Foie Gras on a Bed of Pears

"This is a delicious and elegant first course. I have also made this with apples, which came out very well, but pears are truly ideal for complementing the taste of the foie gras."
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Ready In:


  • 2 slices foie gras, approx. 2 oz. each
  • salt and pepper, to taste
  • 1 ripe pear, peeled and thinly sliced
  • 1 tablespoon butter
  • 1 teaspoon brown sugar
  • 1 12 tablespoons balsamic vinegar
  • 14 cup cider or 1/4 cup apple juice
  • fresh rosemary, to taste


  • Srinkle salt and pepper on both sides of the foie gras and keep at room temperature.
  • Melt the butter in a frying pan over medium-high heat. Add pear slices and brown sugar. Caramelize, turning often. Place the caramelized pears on two warm plates.
  • Sear the foie gras on each side over medium-high heat in the frying pan (cooking time is delicate as it can vary from 15 seconds to 1 minute per side, depending on the thickness of the foie gras).
  • Place the foie gras on the pears.
  • Deglaze the frying pan with the balsamic vinegar, then add the cider (or apple juice) and the rosemary. Let it reduce a little, then pour over the foie gras. Decorate with a sprig of fresh rosemary.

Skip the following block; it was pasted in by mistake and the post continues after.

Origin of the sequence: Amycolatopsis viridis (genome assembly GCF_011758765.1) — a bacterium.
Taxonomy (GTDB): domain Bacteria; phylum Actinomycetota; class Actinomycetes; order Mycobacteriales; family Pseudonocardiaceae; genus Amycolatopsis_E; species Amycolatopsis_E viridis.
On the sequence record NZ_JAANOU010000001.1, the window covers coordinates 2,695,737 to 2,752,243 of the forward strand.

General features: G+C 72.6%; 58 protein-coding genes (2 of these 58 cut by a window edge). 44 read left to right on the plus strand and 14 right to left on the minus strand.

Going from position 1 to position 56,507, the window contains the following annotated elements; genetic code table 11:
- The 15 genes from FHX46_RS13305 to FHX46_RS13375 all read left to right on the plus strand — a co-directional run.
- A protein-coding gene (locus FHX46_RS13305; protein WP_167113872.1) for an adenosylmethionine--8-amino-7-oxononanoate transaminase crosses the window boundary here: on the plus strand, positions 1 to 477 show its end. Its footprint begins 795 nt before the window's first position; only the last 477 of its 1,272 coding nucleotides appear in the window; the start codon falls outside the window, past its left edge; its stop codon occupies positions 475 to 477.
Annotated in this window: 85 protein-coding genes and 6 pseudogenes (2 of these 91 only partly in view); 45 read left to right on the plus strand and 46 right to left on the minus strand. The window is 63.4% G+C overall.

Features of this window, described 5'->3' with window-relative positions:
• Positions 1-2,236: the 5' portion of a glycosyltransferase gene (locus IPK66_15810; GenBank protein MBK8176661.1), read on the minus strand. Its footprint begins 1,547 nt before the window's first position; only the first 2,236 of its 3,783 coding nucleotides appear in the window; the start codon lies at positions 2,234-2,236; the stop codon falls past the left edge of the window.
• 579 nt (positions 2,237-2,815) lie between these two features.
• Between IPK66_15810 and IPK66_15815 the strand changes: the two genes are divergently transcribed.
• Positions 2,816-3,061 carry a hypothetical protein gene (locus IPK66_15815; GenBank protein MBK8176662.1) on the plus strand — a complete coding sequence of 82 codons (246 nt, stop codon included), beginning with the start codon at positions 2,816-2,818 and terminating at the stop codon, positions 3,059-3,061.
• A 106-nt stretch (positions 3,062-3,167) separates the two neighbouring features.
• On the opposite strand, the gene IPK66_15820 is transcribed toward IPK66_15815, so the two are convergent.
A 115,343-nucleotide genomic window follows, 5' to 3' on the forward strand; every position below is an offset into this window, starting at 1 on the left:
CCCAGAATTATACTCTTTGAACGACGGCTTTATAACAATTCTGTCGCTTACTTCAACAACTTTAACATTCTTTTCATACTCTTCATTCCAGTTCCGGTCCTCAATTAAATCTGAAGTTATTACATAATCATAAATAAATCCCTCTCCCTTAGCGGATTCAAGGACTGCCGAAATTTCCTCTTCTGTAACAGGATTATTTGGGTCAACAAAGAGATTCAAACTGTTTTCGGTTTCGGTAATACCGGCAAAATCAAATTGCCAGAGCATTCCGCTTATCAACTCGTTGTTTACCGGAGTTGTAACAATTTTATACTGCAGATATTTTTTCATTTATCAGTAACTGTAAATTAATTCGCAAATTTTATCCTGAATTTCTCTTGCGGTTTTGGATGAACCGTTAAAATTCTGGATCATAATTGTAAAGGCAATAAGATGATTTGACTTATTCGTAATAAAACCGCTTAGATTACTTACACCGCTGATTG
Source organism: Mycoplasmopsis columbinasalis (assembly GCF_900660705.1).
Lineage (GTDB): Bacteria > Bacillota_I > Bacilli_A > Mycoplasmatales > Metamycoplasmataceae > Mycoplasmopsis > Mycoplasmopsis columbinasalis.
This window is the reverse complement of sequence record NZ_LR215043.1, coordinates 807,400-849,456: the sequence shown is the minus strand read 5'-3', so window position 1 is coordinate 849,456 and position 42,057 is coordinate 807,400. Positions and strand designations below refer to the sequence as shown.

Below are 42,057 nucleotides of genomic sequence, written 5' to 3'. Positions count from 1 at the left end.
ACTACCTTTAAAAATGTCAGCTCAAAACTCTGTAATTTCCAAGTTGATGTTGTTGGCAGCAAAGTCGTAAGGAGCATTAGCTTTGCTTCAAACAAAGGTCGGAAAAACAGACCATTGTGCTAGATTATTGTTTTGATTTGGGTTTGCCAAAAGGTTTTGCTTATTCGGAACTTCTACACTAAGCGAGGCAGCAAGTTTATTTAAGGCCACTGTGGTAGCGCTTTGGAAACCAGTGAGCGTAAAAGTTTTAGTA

• Try serving with a little green salad, using any remaining sauce as the dressing.

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  1. This was a simple and very tasty first course. My pears were firmer than required but ended up cooking them for longer. They need to be slightly firm to give the dish a bit of texture. I layered the ingredients with pears on bottom, a few mesclun salad leaves and then foie gras and a sprig of rosemary for garnish. The balsamic sauce drizzled over the dish cut the richness of the foie gras with a few drops to decorate the plate. Highly recommended for foie gras lovers!


I'm an American living in France these past 20+ years. I am a wife, mother, English teacher (in a French high school), vegetarian, big-time history buff, small-time whisky enthusiast, amateur baker, and expert procrastinator. When I'm not finding creative solutions to put things off that really shouldn't be, I can be found in my kitchen baking treats for my family. I used to bake using cake mixes and such, until I moved to France, where decent mixes are nowhere to be found (or cost a small fortune if you do find them). So if I wanted an American-style dessert, I had no choice but to make it from scratch using French ingredients. Yum! Baking quickly became my favorite hobby and I henceforth banned all mixes from my kitchen!
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